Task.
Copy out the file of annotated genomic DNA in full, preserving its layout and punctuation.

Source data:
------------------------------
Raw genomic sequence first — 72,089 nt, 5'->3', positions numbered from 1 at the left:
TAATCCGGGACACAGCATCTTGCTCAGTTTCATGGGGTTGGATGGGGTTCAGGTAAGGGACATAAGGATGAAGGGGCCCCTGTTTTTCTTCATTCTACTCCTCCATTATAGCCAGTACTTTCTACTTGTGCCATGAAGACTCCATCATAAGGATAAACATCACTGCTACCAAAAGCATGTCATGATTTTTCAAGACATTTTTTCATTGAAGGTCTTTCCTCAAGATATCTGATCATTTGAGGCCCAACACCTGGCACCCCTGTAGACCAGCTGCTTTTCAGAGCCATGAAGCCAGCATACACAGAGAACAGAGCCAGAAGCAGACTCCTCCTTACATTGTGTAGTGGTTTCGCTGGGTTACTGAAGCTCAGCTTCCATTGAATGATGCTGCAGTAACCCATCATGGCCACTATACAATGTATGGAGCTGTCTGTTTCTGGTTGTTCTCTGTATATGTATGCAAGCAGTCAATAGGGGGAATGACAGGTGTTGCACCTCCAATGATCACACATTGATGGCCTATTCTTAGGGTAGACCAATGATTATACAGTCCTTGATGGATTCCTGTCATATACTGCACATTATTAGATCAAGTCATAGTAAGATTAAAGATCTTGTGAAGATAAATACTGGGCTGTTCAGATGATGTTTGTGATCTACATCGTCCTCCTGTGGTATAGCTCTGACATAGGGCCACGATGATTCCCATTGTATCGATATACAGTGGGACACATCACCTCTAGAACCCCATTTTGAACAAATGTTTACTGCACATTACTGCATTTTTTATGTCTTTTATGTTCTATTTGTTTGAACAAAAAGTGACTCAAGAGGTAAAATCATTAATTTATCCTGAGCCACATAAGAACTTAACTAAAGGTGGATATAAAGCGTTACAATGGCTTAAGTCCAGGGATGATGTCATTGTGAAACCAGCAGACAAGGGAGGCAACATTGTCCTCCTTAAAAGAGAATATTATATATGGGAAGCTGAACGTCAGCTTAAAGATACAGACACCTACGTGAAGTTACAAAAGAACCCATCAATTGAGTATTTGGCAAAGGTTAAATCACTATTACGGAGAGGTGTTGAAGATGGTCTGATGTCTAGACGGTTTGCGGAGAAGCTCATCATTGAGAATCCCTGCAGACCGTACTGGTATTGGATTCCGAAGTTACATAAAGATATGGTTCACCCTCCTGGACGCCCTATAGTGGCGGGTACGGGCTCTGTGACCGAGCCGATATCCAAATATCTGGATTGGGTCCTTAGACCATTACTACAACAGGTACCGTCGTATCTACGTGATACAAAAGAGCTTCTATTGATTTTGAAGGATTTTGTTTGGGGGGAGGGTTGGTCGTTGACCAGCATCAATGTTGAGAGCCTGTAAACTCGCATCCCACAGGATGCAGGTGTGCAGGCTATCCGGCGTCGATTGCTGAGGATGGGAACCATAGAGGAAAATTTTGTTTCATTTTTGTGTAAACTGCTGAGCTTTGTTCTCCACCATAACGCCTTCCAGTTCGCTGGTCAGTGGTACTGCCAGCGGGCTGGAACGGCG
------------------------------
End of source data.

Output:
Raw genomic sequence first — 72,089 nt, 5'->3', positions numbered from 1 at the left:
TAATCCGGGACACAGCATCTTGCTCAGTTTCATGGGGTTGGATGGGGTTCAGGTAAGGGACATAAGGATGAAGGGGCCCCTGTTTTTCTTCATTCTACTCCTCCATTATAGCCAGTACTTTCTACTTGTGCCATGAAGACTCCATCATAAGGATAAACATCACTGCTACCAAAAGCATGTCATGATTTTTCAAGACATTTTTTCATTGAAGGTCTTTCCTCAAGATATCTGATCATTTGAGGCCCAACACCTGGCACCCCTGTAGACCAGCTGCTTTTCAGAGCCATGAAGCCAGCATACACAGAGAACAGAGCCAGAAGCAGACTCCTCCTTACATTGTGTAGTGGTTTCGCTGGGTTACTGAAGCTCAGCTTCCATTGAATGATGCTGCAGTAACCCATCATGGCCACTATACAATGTATGGAGCTGTCTGTTTCTGGTTGTTCTCTGTATATGTATGCAAGCAGTCAATAGGGGGAATGACAGGTGTTGCACCTCCAATGATCACACATTGATGGCCTATTCTTAGGGTAGACCAATGATTATACAGTCCTTGATGGATTCCTGTCATATACTGCACATTATTAGATCAAGTCATAGTAAGATTAAAGATCTTGTGAAGATAAATACTGGGCTGTTCAGATGATGTTTGTGATCTACATCGTCCTCCTGTGGTATAGCTCTGACATAGGGCCACGATGATTCCCATTGTATCGATATACAGTGGGACACATCACCTCTAGAACCCCATTTTGAACAAATGTTTACTGCACATTACTGCATTTTTTATGTCTTTTATGTTCTATTTGTTTGAACAAAAAGTGACTCAAGAGGTAAAATCATTAATTTATCCTGAGCCACATAAGAACTTAACTAAAGGTGGATATAAAGCGTTACAATGGCTTAAGTCCAGGGATGATGTCATTGTGAAACCAGCAGACAAGGGAGGCAACATTGTCCTCCTTAAAAGAGAATATTATATATGGGAAGCTGAACGTCAGCTTAAAGATACAGACACCTACGTGAAGTTACAAAAGAACCCATCAATTGAGTATTTGGCAAAGGTTAAATCACTATTACGGAGAGGTGTTGAAGATGGTCTGATGTCTAGACGGTTTGCGGAGAAGCTCATCATTGAGAATCCCTGCAGACCGTACTGGTATTGGATTCCGAAGTTACATAAAGATATGGTTCACCCTCCTGGACGCCCTATAGTGGCGGGTACGGGCTCTGTGACCGAGCCGATATCCAAATATCTGGATTGGGTCCTTAGACCATTACTACAACAGGTACCGTCGTATCTACGTGATACAAAAGAGCTTCTATTGATTTTGAAGGATTTTGTTTGGGGGGAGGGTTGGTCGTTGACCAGCATCAATGTTGAGAGCCTGTAAACTCGCATCCCACAGGATGCAGGTGTGCAGGCTATCCGGCGTCGATTGCTGAGGATGGGAACCATAGAGGAAAATTTTGTTTCATTTTTGTGTAAACTGCTGAGCTTTGTTCTCCACCATAACGCCTTCCAGTTCGCTGGTCAGTGGTACTGCCAGCGGGCTGGAACGGCG